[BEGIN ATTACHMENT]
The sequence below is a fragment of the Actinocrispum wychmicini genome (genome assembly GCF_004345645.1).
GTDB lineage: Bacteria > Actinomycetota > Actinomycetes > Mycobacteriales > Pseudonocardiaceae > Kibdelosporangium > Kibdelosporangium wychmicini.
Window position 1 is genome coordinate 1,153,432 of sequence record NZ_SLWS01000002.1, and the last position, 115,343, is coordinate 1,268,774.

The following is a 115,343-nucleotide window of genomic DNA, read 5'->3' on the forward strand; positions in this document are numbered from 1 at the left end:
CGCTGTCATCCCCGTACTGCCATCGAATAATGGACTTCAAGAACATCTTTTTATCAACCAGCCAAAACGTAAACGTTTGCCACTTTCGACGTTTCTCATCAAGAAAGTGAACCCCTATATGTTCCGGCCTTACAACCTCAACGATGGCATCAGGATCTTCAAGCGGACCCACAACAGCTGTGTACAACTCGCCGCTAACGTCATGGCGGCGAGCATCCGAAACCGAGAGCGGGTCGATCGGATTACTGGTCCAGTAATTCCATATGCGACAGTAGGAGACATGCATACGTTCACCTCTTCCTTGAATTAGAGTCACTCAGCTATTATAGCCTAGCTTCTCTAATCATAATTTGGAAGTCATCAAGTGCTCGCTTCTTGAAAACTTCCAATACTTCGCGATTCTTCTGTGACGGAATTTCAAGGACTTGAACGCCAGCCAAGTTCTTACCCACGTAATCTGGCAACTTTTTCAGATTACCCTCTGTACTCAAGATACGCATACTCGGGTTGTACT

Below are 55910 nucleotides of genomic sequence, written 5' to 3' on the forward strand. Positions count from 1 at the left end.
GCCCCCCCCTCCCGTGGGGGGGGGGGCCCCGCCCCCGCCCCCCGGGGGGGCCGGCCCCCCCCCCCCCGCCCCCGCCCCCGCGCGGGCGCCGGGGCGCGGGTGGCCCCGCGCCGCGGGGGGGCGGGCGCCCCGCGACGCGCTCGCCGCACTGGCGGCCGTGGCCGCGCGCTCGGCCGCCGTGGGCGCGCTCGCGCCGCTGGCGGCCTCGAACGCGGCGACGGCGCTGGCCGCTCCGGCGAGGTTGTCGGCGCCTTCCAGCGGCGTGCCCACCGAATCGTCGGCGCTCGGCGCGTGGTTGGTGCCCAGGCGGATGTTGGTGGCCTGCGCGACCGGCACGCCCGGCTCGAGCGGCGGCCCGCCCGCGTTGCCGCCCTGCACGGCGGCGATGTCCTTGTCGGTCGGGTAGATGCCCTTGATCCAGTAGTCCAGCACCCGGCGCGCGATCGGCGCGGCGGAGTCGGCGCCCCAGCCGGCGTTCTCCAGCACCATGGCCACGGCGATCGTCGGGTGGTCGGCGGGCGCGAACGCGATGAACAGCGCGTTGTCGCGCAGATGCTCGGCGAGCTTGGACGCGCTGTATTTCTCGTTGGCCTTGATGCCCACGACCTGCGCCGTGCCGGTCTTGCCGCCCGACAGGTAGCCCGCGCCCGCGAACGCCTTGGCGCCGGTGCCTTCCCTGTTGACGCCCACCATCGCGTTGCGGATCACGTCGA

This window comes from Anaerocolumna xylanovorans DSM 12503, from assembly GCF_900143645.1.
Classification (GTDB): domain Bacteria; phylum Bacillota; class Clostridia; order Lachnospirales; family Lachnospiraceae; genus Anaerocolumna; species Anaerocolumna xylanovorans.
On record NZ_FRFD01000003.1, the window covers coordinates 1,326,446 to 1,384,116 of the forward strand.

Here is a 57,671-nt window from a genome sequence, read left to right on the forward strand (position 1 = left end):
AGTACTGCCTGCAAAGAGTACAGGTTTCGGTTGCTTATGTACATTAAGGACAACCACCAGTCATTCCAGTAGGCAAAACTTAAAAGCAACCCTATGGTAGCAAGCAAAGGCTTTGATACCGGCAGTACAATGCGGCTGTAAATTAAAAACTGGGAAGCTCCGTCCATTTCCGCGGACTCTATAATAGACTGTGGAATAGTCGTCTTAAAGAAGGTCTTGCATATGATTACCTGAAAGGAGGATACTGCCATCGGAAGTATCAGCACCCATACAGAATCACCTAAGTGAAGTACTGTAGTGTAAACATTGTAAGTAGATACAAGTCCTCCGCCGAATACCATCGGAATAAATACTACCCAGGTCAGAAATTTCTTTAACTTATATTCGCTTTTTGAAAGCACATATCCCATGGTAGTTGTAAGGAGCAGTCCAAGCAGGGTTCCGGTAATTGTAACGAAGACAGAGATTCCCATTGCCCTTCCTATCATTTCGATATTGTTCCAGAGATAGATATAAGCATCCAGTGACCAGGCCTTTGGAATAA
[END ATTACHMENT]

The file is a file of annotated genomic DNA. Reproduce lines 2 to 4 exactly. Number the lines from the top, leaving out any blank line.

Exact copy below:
GTDB lineage: Bacteria > Actinomycetota > Actinomycetes > Mycobacteriales > Pseudonocardiaceae > Kibdelosporangium > Kibdelosporangium wychmicini.
Window position 1 is genome coordinate 1,153,432 of sequence record NZ_SLWS01000002.1, and the last position, 115,343, is coordinate 1,268,774.

The following is a 115,343-nucleotide window of genomic DNA, read 5'->3' on the forward strand; positions in this document are numbered from 1 at the left end: